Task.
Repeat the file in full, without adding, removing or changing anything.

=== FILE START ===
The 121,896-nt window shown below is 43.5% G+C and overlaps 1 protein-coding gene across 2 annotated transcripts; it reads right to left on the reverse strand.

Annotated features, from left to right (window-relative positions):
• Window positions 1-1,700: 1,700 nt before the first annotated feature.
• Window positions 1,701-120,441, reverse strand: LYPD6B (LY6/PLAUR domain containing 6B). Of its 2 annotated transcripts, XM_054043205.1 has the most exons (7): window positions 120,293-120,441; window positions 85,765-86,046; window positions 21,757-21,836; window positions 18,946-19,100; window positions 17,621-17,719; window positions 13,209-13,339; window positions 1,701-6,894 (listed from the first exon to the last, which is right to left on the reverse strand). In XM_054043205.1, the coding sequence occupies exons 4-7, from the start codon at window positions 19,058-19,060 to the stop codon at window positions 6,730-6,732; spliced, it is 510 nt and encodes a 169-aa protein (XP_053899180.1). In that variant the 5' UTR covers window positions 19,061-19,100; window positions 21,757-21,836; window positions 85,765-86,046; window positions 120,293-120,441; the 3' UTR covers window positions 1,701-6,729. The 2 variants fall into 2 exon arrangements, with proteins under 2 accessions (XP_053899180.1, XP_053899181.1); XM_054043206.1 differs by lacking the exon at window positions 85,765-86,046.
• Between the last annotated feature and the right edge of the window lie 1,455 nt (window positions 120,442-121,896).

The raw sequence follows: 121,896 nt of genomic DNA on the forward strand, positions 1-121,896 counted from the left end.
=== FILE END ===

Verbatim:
The 121,896-nt window shown below is 43.5% G+C and overlaps 1 protein-coding gene across 2 annotated transcripts; it reads right to left on the reverse strand.

Annotated features, from left to right (window-relative positions):
• Window positions 1-1,700: 1,700 nt before the first annotated feature.
• Window positions 1,701-120,441, reverse strand: LYPD6B (LY6/PLAUR domain containing 6B). Of its 2 annotated transcripts, XM_054043205.1 has the most exons (7): window positions 120,293-120,441; window positions 85,765-86,046; window positions 21,757-21,836; window positions 18,946-19,100; window positions 17,621-17,719; window positions 13,209-13,339; window positions 1,701-6,894 (listed from the first exon to the last, which is right to left on the reverse strand). In XM_054043205.1, the coding sequence occupies exons 4-7, from the start codon at window positions 19,058-19,060 to the stop codon at window positions 6,730-6,732; spliced, it is 510 nt and encodes a 169-aa protein (XP_053899180.1). In that variant the 5' UTR covers window positions 19,061-19,100; window positions 21,757-21,836; window positions 85,765-86,046; window positions 120,293-120,441; the 3' UTR covers window positions 1,701-6,729. The 2 variants fall into 2 exon arrangements, with proteins under 2 accessions (XP_053899180.1, XP_053899181.1); XM_054043206.1 differs by lacking the exon at window positions 85,765-86,046.
• Between the last annotated feature and the right edge of the window lie 1,455 nt (window positions 120,442-121,896).

The raw sequence follows: 121,896 nt of genomic DNA on the forward strand, positions 1-121,896 counted from the left end.